By Anthony Donovan

Draglines have long been considered the lowest cost per ton method for overburden removal in coal mine applications, and Bucyrus has been a leading force in the evolution of these majestic excavators. Entering this area of the earthmoving business in 1910, Bucyrus has since developed first-rate proficiency in the design, manufacture, relocation, and repair of draglines. Today, there are more than 300 Bucyrus draglines in operation, accounting for a significant portion of the world’s overburden removal at major coal mines across the globe.

Despite the advantages offered by the latest dragline models, the initial capital outlay and time it takes to build a new machine can lead mine owners to explore other alternatives. A leading coal producer and power generator, Luminant, found itself in a similar scenario during the planning phase of its new mine, located near Kosse, Texas. They wanted to use draglines for overburden removal, but they were looking for less capital intensive alternatives that could also reduce the required manufacturing time to acquire a new dragline. The agreed-upon solution became the purchase of two pre-owned draglines, a Bucyrus 8200 model and a Bucyrus 1570W model. Both would require complete rebuilds and they would have to be transported great distances. Wanting to ensure that both machines would again operate as reliably and productively as they did upon their original commissioning in the 1970s, Luminant solicited the expertise of the draglines’ original equipment manufacturer (OEM), Bucyrus, to manage the complex projects.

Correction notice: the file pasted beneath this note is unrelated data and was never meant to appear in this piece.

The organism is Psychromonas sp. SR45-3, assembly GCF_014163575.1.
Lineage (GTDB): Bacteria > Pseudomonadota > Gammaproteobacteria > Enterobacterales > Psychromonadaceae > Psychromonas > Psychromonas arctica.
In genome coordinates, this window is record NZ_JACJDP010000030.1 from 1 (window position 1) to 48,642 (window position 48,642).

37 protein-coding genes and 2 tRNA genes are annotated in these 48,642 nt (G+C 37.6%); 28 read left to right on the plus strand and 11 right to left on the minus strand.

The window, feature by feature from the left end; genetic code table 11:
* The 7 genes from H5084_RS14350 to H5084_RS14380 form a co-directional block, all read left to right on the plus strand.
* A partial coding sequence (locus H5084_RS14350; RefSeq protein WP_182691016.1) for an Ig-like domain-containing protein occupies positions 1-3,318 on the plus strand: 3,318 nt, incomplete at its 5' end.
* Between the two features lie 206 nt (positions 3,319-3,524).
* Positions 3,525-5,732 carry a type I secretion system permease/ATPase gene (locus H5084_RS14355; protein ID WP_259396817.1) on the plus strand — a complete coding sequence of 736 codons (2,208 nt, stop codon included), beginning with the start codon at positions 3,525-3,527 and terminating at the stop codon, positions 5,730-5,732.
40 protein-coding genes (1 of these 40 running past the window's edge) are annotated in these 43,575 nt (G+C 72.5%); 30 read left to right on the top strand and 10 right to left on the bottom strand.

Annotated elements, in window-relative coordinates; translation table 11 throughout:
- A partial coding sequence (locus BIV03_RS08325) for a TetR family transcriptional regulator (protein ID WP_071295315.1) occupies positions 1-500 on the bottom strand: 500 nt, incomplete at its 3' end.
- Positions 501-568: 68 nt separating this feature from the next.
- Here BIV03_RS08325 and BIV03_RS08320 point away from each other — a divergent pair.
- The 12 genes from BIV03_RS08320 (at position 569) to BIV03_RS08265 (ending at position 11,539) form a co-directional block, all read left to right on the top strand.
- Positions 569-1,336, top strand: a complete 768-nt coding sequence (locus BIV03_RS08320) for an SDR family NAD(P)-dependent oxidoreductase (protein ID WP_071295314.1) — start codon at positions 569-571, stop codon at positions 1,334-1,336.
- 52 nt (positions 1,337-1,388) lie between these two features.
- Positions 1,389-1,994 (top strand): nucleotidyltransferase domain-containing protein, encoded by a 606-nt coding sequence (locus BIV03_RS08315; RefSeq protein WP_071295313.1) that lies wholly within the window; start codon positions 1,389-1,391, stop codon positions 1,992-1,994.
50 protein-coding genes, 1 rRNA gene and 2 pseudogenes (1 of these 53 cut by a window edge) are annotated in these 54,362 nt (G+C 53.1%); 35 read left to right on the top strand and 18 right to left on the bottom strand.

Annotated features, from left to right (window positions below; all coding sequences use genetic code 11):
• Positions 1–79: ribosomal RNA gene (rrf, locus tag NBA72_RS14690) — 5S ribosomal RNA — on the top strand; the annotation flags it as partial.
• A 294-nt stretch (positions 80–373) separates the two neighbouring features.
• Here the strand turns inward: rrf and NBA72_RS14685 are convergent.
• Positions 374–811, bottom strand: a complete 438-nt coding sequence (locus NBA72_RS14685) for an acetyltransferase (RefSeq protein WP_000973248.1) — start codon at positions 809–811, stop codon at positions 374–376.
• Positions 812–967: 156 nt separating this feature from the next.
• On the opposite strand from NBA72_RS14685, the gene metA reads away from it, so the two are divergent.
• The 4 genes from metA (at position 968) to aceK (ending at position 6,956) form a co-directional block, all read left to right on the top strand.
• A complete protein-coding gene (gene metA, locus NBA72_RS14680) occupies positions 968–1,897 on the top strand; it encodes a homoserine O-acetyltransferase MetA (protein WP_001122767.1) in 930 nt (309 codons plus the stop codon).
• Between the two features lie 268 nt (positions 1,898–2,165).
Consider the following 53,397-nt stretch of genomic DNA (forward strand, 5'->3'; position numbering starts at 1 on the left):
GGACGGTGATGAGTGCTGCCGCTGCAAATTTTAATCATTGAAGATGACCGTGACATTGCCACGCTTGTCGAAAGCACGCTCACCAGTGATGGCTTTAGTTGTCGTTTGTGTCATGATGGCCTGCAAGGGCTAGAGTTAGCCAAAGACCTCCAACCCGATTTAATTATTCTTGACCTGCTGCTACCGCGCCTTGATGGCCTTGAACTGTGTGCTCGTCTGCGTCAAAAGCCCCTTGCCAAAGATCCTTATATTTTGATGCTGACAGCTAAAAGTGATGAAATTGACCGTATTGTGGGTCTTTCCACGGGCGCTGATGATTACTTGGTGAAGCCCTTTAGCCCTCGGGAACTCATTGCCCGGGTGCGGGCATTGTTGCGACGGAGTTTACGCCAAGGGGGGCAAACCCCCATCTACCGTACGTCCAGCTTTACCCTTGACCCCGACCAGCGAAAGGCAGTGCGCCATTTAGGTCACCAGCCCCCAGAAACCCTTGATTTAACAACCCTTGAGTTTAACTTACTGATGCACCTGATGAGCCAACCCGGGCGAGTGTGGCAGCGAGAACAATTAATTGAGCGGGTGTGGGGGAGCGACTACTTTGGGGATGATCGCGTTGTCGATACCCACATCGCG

Moving and Refurbishing the 8200

The Bucyrus 8200 model currently owned and operated by Luminant was originally commissioned at a now inactive coal mine, located near the West Virginia border in Pigeon Roost, Ky. The machine needed to be transported more than 1,100 miles to its new home in Texas and it would require substantial electrical and mechanical upgrades. This project would be no small feat, even for Bucyrus.

The move required approximately 120 truck loads, most of which were designated as oversize and/or overweight loads, to transport the behemoth excavator. The disassembly commenced with the lowering of the boom and mast, which were then cut into large sections to facilitate economical shipping. Next, the ballast was removed, totaling 1.1 million lb for this particular Bucyrus 8200 dragline. Weather sensitive components, consisting of the motors and generator sets, were removed and secured as well.  This enabled the roof and wall sections of the machinery house to be detached, allowing easy access to the remaining components.